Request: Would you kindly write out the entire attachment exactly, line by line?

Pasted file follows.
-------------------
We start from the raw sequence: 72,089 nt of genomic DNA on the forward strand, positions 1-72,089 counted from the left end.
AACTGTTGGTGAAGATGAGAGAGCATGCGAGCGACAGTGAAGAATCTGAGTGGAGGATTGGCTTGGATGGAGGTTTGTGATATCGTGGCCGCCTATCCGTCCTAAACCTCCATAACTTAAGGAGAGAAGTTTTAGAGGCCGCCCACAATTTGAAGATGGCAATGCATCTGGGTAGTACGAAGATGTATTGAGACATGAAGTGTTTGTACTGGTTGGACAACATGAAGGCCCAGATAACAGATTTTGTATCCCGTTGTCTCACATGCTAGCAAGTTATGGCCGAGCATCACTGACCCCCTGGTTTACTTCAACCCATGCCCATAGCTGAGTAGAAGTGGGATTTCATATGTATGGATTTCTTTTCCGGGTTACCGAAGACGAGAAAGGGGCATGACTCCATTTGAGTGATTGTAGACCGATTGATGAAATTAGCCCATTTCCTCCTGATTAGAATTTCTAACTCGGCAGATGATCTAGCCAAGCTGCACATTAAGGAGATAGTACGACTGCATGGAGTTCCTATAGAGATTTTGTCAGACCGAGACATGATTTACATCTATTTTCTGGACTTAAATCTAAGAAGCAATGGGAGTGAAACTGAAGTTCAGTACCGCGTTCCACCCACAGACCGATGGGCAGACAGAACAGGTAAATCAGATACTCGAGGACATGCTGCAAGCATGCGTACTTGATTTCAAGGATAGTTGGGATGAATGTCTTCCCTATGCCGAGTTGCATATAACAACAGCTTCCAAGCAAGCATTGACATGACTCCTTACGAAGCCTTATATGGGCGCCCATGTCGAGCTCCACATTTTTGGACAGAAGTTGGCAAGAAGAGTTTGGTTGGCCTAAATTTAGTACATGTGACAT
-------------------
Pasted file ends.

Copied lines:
We start from the raw sequence: 72,089 nt of genomic DNA on the forward strand, positions 1-72,089 counted from the left end.
AACTGTTGGTGAAGATGAGAGAGCATGCGAGCGACAGTGAAGAATCTGAGTGGAGGATTGGCTTGGATGGAGGTTTGTGATATCGTGGCCGCCTATCCGTCCTAAACCTCCATAACTTAAGGAGAGAAGTTTTAGAGGCCGCCCACAATTTGAAGATGGCAATGCATCTGGGTAGTACGAAGATGTATTGAGACATGAAGTGTTTGTACTGGTTGGACAACATGAAGGCCCAGATAACAGATTTTGTATCCCGTTGTCTCACATGCTAGCAAGTTATGGCCGAGCATCACTGACCCCCTGGTTTACTTCAACCCATGCCCATAGCTGAGTAGAAGTGGGATTTCATATGTATGGATTTCTTTTCCGGGTTACCGAAGACGAGAAAGGGGCATGACTCCATTTGAGTGATTGTAGACCGATTGATGAAATTAGCCCATTTCCTCCTGATTAGAATTTCTAACTCGGCAGATGATCTAGCCAAGCTGCACATTAAGGAGATAGTACGACTGCATGGAGTTCCTATAGAGATTTTGTCAGACCGAGACATGATTTACATCTATTTTCTGGACTTAAATCTAAGAAGCAATGGGAGTGAAACTGAAGTTCAGTACCGCGTTCCACCCACAGACCGATGGGCAGACAGAACAGGTAAATCAGATACTCGAGGACATGCTGCAAGCATGCGTACTTGATTTCAAGGATAGTTGGGATGAATGTCTTCCCTATGCCGAGTTGCATATAACAACAGCTTCCAAGCAAGCATTGACATGACTCCTTACGAAGCCTTATATGGGCGCCCATGTCGAGCTCCACATTTTTGGACAGAAGTTGGCAAGAAGAGTTTGGTTGGCCTAAATTTAGTACATGTGACAT